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Suppose we have polynomials $f_1,\dots,f_r\in k[X_1,\dots,X_N]$ defining a complete intersection in $\mathbb{A}^N$. I suspect that it is then true that $f_1(X)+f_1(Y),\dots,f_r(X)+f_r(Y)\in k[X_1,\dots,X_N,Y_1,\dots,Y_N]$ defines a complete intersections in $\mathbb{A}^{2N}$. Is this true? If so, is there a generalization of this to commutative $k$-algebras and regular sequences?

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This is not true. We can have $N=r+1$ and $f_i = X_{i+1} X_1 - 1$ for all $i$. Then the intersection is the locus where $X_i = X_1^{-1}$ for all $i$ from $2$ to $r+1$, thus has dimension $1$ and is a complete intersection. However $f_i(X_1,\dots,X_n) + f_i(Y_1,\dots,Y_n)$ will vanish as soon as $X_1=Y_1=0$ and has dimension $2N-2$ so i snot a complete intersection as long as $r>2$.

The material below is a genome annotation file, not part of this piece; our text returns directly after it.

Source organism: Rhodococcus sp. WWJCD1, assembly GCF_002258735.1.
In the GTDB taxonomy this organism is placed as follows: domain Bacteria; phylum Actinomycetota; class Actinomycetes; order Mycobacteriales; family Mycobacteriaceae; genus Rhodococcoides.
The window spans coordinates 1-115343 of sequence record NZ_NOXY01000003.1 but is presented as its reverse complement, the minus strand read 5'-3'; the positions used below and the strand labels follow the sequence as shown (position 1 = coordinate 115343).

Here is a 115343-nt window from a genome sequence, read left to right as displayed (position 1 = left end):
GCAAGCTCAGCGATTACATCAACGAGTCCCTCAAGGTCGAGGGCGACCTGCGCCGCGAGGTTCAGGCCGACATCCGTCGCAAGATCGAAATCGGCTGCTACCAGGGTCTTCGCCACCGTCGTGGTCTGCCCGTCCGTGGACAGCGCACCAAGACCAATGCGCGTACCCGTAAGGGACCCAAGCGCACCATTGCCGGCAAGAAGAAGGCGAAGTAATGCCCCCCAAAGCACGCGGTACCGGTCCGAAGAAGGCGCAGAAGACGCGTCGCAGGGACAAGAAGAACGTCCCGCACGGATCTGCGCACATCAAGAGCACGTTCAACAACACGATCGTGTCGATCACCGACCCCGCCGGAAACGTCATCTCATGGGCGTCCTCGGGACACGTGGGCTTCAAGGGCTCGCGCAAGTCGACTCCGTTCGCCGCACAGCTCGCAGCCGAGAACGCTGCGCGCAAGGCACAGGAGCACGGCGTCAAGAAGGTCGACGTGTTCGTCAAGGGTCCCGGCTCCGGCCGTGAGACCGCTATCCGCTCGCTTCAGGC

However, it is true for homogeneous polynomials. The reason is that by a degeneration argument, if the vanishing set of $f_1,\dots,f_r$ is a complete intersection, then the vanishing set of $f_1-c_1,\dots, f_r-c_r$ is a complete intersection for any $c_1,\dots,c_r$. Because of this, we can see that the vanishing locus of $f_i(X) + f_i(Y)$ has dimension $r+ (N-r) + (N-r) = 2N-r$ and thus is a complete intersection.

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